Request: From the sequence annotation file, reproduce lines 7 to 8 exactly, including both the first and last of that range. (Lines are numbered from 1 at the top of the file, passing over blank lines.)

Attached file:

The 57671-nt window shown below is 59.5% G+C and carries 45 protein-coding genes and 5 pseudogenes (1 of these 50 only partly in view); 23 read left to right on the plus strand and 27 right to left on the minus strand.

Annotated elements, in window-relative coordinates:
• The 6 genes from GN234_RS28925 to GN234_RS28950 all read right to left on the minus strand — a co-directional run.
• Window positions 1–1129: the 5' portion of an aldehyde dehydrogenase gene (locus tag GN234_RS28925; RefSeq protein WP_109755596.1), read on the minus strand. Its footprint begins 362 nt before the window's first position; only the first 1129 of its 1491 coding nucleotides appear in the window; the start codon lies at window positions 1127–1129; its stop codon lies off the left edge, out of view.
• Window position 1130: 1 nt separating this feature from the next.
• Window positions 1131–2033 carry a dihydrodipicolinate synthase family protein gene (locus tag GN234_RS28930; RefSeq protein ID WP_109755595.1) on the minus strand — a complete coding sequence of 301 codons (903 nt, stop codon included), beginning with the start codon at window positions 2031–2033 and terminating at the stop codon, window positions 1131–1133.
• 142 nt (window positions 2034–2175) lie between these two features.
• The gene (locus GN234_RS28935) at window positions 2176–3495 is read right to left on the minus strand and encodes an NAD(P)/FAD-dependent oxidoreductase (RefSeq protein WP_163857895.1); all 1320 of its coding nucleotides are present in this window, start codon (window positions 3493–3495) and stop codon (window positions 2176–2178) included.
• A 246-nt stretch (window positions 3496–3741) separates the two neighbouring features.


• 142 nt (window positions 2034–2175) lie between these two features.
• The gene (locus GN234_RS28935) at window positions 2176–3495 is read right to left on the minus strand and encodes an NAD(P)/FAD-dependent oxidoreductase (RefSeq protein WP_163857895.1); all 1320 of its coding nucleotides are present in this window, start codon (window positions 3493–3495) and stop codon (window positions 2176–2178) included.